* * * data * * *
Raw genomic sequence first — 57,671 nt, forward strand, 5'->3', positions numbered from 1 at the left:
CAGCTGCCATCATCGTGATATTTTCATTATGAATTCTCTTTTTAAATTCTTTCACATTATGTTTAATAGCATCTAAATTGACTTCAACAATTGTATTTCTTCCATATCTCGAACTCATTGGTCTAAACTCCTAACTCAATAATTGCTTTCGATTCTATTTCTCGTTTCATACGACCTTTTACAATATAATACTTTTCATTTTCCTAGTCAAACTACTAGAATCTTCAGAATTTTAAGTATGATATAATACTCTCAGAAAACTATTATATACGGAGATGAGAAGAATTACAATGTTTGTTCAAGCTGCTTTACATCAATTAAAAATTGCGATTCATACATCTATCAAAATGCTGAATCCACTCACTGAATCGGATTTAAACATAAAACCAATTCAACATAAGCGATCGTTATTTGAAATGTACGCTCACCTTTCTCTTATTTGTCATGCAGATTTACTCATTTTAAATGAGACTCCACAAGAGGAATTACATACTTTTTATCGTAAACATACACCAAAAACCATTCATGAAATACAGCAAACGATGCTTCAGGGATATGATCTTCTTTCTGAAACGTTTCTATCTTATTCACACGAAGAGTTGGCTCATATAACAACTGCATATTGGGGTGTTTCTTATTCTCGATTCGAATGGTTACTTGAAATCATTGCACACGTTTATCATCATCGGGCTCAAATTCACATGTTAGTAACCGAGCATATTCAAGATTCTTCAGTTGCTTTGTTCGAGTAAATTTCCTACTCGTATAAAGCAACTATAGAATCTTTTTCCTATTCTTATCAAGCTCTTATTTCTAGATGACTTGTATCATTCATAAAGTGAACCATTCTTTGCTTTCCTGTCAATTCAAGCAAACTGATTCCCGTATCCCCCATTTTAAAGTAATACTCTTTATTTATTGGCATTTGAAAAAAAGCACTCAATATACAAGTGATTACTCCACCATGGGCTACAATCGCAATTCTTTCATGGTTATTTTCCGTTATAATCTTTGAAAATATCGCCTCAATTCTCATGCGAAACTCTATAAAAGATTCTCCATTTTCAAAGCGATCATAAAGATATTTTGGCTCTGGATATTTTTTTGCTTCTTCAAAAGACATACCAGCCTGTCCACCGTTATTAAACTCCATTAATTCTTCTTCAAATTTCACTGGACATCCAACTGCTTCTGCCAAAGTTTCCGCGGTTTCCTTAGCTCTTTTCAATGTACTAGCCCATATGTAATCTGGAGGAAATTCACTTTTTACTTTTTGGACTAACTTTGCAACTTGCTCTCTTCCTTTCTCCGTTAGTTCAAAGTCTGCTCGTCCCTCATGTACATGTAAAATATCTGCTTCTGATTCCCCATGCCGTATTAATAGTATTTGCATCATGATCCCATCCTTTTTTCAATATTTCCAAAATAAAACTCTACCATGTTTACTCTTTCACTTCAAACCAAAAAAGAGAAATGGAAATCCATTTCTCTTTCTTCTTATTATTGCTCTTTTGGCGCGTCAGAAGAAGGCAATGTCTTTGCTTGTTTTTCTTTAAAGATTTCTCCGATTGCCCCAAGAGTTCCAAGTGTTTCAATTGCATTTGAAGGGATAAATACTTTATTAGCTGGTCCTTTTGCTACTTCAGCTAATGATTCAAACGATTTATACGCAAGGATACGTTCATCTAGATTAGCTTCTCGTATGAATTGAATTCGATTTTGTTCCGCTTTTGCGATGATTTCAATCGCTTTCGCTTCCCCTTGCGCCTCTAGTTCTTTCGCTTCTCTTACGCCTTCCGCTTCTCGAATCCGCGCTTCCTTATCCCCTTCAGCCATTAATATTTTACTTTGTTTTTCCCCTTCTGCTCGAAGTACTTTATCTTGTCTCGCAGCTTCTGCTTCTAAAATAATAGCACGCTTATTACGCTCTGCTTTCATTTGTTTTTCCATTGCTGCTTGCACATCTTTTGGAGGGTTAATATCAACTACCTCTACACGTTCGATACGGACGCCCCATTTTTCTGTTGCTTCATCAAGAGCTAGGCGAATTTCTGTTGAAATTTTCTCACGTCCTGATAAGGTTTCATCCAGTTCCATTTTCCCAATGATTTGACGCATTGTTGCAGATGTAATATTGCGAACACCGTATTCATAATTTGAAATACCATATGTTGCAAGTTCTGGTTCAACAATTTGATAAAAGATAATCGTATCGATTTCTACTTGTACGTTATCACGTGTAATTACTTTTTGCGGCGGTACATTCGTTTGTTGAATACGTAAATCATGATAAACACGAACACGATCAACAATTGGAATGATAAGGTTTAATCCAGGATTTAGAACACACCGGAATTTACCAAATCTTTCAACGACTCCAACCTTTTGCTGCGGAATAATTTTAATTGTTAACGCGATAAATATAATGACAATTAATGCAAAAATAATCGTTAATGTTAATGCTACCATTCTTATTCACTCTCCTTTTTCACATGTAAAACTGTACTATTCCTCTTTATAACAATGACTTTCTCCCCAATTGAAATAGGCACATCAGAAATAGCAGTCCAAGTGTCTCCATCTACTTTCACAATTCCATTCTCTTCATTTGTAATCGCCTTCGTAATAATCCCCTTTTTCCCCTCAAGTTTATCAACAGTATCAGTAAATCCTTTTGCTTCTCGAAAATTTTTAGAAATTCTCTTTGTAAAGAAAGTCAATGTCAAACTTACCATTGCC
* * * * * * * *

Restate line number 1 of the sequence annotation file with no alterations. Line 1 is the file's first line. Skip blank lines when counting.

Raw genomic sequence first — 57,671 nt, forward strand, 5'->3', positions numbered from 1 at the left: